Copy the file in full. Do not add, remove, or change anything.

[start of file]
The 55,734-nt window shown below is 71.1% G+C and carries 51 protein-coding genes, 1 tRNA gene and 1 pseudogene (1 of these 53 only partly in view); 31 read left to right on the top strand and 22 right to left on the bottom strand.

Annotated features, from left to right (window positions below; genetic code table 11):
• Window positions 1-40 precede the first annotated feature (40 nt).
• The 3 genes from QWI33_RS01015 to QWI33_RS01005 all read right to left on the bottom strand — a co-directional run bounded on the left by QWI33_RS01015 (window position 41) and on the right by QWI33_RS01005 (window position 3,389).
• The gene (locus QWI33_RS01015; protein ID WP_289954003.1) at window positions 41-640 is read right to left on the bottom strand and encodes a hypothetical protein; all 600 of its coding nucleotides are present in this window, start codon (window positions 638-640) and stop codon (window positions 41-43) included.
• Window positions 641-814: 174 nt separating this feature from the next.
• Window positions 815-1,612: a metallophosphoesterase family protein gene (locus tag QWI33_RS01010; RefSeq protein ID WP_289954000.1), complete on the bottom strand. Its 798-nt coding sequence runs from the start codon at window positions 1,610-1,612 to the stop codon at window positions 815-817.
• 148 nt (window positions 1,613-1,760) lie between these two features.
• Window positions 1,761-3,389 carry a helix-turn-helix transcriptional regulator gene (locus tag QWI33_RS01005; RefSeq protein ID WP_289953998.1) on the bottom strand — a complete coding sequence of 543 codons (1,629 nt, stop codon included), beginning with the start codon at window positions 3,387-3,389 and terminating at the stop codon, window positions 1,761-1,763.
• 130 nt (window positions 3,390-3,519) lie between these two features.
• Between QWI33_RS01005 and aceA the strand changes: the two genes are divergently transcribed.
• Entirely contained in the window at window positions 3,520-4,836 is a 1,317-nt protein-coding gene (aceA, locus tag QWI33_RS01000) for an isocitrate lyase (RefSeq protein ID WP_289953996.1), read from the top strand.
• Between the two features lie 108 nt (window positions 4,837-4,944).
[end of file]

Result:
The 55,734-nt window shown below is 71.1% G+C and carries 51 protein-coding genes, 1 tRNA gene and 1 pseudogene (1 of these 53 only partly in view); 31 read left to right on the top strand and 22 right to left on the bottom strand.

Annotated features, from left to right (window positions below; genetic code table 11):
• Window positions 1-40 precede the first annotated feature (40 nt).
• The 3 genes from QWI33_RS01015 to QWI33_RS01005 all read right to left on the bottom strand — a co-directional run bounded on the left by QWI33_RS01015 (window position 41) and on the right by QWI33_RS01005 (window position 3,389).
• The gene (locus QWI33_RS01015; protein ID WP_289954003.1) at window positions 41-640 is read right to left on the bottom strand and encodes a hypothetical protein; all 600 of its coding nucleotides are present in this window, start codon (window positions 638-640) and stop codon (window positions 41-43) included.
• Window positions 641-814: 174 nt separating this feature from the next.
• Window positions 815-1,612: a metallophosphoesterase family protein gene (locus tag QWI33_RS01010; RefSeq protein ID WP_289954000.1), complete on the bottom strand. Its 798-nt coding sequence runs from the start codon at window positions 1,610-1,612 to the stop codon at window positions 815-817.
• 148 nt (window positions 1,613-1,760) lie between these two features.
• Window positions 1,761-3,389 carry a helix-turn-helix transcriptional regulator gene (locus tag QWI33_RS01005; RefSeq protein ID WP_289953998.1) on the bottom strand — a complete coding sequence of 543 codons (1,629 nt, stop codon included), beginning with the start codon at window positions 3,387-3,389 and terminating at the stop codon, window positions 1,761-1,763.
• 130 nt (window positions 3,390-3,519) lie between these two features.
• Between QWI33_RS01005 and aceA the strand changes: the two genes are divergently transcribed.
• Entirely contained in the window at window positions 3,520-4,836 is a 1,317-nt protein-coding gene (aceA, locus tag QWI33_RS01000) for an isocitrate lyase (RefSeq protein ID WP_289953996.1), read from the top strand.
• Between the two features lie 108 nt (window positions 4,837-4,944).